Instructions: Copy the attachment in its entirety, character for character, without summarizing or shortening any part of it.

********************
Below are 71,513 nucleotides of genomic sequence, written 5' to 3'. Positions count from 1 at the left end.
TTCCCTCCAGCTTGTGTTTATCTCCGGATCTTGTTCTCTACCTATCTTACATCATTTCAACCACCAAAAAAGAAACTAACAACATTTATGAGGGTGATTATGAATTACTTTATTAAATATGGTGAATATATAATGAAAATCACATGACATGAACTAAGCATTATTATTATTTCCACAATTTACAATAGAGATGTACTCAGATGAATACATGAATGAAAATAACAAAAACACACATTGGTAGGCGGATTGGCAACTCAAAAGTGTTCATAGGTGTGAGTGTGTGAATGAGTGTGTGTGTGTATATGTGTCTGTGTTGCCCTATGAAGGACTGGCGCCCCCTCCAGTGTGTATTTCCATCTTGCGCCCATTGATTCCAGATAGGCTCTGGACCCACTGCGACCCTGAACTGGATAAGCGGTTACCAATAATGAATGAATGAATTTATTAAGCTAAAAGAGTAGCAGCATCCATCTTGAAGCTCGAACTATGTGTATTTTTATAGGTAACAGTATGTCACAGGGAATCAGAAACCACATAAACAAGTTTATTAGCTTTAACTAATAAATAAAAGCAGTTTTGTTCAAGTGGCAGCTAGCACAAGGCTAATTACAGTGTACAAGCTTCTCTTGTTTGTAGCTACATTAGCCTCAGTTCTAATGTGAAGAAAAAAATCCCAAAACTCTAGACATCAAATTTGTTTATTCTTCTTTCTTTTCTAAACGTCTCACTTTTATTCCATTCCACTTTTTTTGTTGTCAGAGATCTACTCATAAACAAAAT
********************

Below are 71,513 nucleotides of genomic sequence, written 5' to 3'. Positions count from 1 at the left end.
TTCCCTCCAGCTTGTGTTTATCTCCGGATCTTGTTCTCTACCTATCTTACATCATTTCAACCACCAAAAAAGAAACTAACAACATTTATGAGGGTGATTATGAATTACTTTATTAAATATGGTGAATATATAATGAAAATCACATGACATGAACTAAGCATTATTATTATTTCCACAATTTACAATAGAGATGTACTCAGATGAATACATGAATGAAAATAACAAAAACACACATTGGTAGGCGGATTGGCAACTCAAAAGTGTTCATAGGTGTGAGTGTGTGAATGAGTGTGTGTGTGTATATGTGTCTGTGTTGCCCTATGAAGGACTGGCGCCCCCTCCAGTGTGTATTTCCATCTTGCGCCCATTGATTCCAGATAGGCTCTGGACCCACTGCGACCCTGAACTGGATAAGCGGTTACCAATAATGAATGAATGAATTTATTAAGCTAAAAGAGTAGCAGCATCCATCTTGAAGCTCGAACTATGTGTATTTTTATAGGTAACAGTATGTCACAGGGAATCAGAAACCACATAAACAAGTTTATTAGCTTTAACTAATAAATAAAAGCAGTTTTGTTCAAGTGGCAGCTAGCACAAGGCTAATTACAGTGTACAAGCTTCTCTTGTTTGTAGCTACATTAGCCTCAGTTCTAATGTGAAGAAAAAAATCCCAAAACTCTAGACATCAAATTTGTTTATTCTTCTTTCTTTTCTAAACGTCTCACTTTTATTCCATTCCACTTTTTTTGTTGTCAGAGATCTACTCATAAACAAAAT